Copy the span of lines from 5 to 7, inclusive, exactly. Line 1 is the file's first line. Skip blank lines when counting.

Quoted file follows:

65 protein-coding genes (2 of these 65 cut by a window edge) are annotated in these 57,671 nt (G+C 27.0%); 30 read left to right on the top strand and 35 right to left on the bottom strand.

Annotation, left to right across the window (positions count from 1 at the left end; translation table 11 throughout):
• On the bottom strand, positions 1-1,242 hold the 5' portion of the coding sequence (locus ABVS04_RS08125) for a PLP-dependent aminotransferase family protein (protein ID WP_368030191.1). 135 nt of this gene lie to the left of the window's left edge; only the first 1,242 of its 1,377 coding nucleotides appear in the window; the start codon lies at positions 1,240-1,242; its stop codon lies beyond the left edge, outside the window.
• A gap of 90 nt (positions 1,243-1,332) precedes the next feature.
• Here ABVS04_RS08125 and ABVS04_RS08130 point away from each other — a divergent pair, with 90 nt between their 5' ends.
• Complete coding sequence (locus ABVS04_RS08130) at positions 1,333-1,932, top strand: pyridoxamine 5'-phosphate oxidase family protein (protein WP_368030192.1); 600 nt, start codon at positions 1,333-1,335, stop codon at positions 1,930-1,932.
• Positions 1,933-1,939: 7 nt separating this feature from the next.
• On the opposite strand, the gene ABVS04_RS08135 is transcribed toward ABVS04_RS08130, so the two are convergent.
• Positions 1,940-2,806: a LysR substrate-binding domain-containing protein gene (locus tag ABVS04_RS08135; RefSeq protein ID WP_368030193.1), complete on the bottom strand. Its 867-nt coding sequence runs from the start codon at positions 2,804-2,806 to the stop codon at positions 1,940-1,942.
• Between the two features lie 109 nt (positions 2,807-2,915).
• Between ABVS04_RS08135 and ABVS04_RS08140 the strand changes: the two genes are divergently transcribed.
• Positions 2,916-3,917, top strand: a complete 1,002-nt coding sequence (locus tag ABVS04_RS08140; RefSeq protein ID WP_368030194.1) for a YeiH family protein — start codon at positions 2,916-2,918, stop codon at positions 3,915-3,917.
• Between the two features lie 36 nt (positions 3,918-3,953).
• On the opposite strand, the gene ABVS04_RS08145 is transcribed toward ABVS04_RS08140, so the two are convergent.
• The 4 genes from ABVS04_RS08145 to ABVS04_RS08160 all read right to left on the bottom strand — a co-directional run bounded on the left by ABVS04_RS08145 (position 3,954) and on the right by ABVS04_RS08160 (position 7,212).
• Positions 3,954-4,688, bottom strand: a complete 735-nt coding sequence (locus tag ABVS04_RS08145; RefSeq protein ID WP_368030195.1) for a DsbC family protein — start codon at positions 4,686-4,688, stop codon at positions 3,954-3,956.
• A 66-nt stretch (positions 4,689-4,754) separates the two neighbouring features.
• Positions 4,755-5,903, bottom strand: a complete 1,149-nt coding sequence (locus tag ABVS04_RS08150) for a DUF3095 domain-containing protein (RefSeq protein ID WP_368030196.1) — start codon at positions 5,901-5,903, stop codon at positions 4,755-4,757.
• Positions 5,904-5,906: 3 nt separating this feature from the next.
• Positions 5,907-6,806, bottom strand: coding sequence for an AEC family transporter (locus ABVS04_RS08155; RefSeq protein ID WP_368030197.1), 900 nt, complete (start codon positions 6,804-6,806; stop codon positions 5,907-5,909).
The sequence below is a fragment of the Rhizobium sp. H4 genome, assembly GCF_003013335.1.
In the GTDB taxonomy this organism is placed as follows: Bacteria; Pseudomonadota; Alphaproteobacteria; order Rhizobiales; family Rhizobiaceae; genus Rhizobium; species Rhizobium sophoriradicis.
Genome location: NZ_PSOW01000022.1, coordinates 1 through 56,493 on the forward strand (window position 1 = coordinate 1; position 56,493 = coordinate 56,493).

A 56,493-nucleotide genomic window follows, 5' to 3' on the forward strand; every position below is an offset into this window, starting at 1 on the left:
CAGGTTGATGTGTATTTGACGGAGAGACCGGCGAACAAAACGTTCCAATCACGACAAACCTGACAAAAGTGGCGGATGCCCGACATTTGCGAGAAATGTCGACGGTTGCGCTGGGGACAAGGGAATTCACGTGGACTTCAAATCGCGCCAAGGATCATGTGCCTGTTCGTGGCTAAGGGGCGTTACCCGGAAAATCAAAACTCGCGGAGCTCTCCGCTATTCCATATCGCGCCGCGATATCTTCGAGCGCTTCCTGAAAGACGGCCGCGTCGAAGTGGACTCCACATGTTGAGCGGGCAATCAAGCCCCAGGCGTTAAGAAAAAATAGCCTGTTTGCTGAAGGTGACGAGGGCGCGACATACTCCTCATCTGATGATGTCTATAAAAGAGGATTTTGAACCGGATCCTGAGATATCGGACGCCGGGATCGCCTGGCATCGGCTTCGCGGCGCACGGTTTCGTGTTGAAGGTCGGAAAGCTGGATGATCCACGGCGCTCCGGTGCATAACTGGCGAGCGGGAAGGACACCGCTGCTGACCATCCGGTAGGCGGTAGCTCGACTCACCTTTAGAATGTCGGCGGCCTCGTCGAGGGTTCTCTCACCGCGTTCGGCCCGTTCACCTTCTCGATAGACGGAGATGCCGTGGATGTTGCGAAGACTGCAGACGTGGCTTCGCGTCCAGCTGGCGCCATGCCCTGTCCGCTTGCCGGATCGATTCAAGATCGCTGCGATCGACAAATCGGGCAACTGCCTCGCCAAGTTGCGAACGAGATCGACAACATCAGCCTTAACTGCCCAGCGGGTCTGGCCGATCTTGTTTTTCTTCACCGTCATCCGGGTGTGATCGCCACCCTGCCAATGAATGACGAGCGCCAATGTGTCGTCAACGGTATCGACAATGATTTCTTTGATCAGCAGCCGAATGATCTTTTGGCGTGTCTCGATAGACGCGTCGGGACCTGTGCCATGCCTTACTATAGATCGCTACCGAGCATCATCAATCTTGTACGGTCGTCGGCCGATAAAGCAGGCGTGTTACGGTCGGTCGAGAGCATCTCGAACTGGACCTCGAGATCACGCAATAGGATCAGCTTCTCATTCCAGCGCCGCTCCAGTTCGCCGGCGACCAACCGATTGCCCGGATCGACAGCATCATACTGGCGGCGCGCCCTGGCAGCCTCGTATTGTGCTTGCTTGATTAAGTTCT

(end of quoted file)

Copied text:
• Here ABVS04_RS08125 and ABVS04_RS08130 point away from each other — a divergent pair, with 90 nt between their 5' ends.
• Complete coding sequence (locus ABVS04_RS08130) at positions 1,333-1,932, top strand: pyridoxamine 5'-phosphate oxidase family protein (protein WP_368030192.1); 600 nt, start codon at positions 1,333-1,335, stop codon at positions 1,930-1,932.
• Positions 1,933-1,939: 7 nt separating this feature from the next.